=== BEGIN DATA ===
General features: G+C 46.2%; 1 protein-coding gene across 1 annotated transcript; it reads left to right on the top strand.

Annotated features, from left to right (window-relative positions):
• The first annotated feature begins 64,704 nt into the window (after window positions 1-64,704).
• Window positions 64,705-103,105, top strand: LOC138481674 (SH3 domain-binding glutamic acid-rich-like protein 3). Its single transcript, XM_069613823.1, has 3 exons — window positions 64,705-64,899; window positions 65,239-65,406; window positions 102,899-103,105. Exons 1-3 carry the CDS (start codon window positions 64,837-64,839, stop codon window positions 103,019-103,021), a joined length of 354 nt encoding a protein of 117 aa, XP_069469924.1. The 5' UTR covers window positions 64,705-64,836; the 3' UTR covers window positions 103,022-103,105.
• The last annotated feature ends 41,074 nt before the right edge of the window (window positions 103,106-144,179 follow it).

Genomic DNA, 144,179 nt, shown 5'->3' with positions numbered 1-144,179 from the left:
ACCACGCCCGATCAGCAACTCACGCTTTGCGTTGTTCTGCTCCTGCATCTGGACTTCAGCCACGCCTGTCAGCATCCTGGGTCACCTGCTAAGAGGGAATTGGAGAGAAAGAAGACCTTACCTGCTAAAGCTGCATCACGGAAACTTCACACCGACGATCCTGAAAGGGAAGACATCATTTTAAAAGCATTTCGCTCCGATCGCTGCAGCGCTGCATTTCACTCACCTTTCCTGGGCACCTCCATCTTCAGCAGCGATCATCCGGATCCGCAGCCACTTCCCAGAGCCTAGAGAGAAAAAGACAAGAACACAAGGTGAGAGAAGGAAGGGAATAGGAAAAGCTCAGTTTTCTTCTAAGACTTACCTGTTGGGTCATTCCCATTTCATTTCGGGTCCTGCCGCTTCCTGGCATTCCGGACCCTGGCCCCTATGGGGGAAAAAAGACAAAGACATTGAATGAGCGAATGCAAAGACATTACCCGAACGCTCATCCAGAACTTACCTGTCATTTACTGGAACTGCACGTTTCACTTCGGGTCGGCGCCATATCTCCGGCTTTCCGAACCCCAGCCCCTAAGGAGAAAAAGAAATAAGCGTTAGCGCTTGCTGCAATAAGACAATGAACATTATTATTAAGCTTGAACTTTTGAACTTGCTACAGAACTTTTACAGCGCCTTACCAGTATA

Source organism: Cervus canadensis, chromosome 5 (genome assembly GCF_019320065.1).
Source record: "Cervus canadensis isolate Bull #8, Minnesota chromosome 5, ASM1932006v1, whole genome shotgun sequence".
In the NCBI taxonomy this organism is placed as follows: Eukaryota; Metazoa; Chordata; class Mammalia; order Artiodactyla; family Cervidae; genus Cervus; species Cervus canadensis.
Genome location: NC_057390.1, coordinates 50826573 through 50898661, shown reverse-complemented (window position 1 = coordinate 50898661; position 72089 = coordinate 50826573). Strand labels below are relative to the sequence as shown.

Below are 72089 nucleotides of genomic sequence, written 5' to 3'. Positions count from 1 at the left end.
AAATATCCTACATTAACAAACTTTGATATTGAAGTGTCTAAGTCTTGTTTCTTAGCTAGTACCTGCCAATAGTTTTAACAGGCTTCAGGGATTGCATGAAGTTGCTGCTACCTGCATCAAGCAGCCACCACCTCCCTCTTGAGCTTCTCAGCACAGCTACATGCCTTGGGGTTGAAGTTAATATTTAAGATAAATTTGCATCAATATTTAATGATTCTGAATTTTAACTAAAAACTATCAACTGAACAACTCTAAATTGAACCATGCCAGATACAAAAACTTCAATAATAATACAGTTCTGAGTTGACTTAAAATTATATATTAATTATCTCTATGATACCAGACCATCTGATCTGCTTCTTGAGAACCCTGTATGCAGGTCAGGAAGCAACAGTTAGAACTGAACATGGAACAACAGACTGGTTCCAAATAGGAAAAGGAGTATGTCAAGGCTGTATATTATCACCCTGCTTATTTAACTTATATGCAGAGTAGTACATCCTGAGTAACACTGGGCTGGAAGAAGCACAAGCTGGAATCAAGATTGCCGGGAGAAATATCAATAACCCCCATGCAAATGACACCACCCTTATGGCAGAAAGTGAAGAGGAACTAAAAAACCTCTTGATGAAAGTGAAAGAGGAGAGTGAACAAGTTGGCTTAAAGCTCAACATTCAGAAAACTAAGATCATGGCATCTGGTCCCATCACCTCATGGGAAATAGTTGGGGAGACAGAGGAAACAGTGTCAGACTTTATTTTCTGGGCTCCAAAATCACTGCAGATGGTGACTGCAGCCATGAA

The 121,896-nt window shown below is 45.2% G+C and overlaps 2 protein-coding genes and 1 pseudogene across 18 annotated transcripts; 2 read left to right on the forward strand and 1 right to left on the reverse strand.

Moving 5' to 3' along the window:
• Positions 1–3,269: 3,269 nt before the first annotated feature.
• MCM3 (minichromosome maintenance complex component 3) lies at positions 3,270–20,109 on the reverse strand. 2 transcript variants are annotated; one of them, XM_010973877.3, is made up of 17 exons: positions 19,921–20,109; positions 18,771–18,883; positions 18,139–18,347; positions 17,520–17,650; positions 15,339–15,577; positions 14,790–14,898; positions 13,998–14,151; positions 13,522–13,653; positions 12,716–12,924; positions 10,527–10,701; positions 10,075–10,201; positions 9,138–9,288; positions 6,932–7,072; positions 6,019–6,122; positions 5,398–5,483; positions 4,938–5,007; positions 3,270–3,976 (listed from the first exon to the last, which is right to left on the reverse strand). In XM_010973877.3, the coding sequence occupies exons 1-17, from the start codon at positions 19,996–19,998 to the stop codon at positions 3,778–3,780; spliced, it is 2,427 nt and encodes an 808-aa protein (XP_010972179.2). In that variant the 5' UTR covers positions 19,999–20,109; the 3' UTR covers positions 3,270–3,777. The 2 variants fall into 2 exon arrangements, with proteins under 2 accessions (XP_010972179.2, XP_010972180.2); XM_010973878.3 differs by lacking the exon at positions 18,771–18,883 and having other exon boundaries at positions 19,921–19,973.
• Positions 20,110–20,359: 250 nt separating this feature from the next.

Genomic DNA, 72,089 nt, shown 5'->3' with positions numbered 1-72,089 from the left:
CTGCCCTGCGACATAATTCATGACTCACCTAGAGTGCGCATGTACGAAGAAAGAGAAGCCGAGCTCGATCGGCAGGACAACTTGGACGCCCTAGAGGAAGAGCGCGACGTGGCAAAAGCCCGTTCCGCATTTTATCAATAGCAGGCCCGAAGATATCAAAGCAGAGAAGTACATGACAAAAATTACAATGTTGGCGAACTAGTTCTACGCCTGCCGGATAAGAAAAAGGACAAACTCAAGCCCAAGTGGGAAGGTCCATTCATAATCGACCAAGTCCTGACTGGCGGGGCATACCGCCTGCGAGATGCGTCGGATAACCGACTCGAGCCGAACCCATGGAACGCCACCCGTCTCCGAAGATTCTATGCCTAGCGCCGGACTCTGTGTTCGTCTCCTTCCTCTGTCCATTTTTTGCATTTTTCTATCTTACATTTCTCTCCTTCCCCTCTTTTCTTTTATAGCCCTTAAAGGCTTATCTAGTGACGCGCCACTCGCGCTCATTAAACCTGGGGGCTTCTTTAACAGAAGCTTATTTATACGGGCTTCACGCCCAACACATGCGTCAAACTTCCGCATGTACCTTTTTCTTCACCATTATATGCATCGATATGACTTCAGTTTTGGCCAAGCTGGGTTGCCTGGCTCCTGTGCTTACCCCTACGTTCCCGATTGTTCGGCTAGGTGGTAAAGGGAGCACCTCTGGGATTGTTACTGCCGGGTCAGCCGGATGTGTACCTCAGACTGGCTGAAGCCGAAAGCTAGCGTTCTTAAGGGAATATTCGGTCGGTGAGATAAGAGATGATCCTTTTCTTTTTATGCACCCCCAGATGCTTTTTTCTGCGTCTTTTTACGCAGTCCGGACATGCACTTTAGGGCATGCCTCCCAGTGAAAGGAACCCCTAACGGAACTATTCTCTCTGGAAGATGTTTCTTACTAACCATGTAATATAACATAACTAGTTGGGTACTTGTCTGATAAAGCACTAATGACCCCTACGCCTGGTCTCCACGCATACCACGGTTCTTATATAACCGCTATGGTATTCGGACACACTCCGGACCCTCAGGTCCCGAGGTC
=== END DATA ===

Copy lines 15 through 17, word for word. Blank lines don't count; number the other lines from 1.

Moving 5' to 3' along the window:
• Positions 1–3,269: 3,269 nt before the first annotated feature.
• MCM3 (minichromosome maintenance complex component 3) lies at positions 3,270–20,109 on the reverse strand. 2 transcript variants are annotated; one of them, XM_010973877.3, is made up of 17 exons: positions 19,921–20,109; positions 18,771–18,883; positions 18,139–18,347; positions 17,520–17,650; positions 15,339–15,577; positions 14,790–14,898; positions 13,998–14,151; positions 13,522–13,653; positions 12,716–12,924; positions 10,527–10,701; positions 10,075–10,201; positions 9,138–9,288; positions 6,932–7,072; positions 6,019–6,122; positions 5,398–5,483; positions 4,938–5,007; positions 3,270–3,976 (listed from the first exon to the last, which is right to left on the reverse strand). In XM_010973877.3, the coding sequence occupies exons 1-17, from the start codon at positions 19,996–19,998 to the stop codon at positions 3,778–3,780; spliced, it is 2,427 nt and encodes an 808-aa protein (XP_010972179.2). In that variant the 5' UTR covers positions 19,999–20,109; the 3' UTR covers positions 3,270–3,777. The 2 variants fall into 2 exon arrangements, with proteins under 2 accessions (XP_010972179.2, XP_010972180.2); XM_010973878.3 differs by lacking the exon at positions 18,771–18,883 and having other exon boundaries at positions 19,921–19,973.